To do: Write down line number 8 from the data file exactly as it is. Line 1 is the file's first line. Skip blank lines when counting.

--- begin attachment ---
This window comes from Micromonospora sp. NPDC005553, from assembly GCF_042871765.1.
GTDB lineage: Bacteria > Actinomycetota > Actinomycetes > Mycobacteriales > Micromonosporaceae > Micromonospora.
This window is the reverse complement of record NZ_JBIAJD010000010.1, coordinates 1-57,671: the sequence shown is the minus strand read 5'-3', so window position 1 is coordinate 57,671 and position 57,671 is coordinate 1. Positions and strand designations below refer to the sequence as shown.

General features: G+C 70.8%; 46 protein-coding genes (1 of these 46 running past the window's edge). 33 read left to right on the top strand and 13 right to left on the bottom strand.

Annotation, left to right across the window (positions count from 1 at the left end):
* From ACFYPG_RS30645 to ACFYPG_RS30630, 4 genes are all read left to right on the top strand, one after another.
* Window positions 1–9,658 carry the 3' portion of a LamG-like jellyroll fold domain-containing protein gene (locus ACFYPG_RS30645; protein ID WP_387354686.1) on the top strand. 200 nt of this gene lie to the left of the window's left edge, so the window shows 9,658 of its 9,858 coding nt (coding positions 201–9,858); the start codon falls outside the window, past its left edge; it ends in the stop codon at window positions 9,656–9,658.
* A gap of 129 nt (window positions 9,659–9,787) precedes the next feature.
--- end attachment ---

* A gap of 129 nt (window positions 9,659–9,787) precedes the next feature.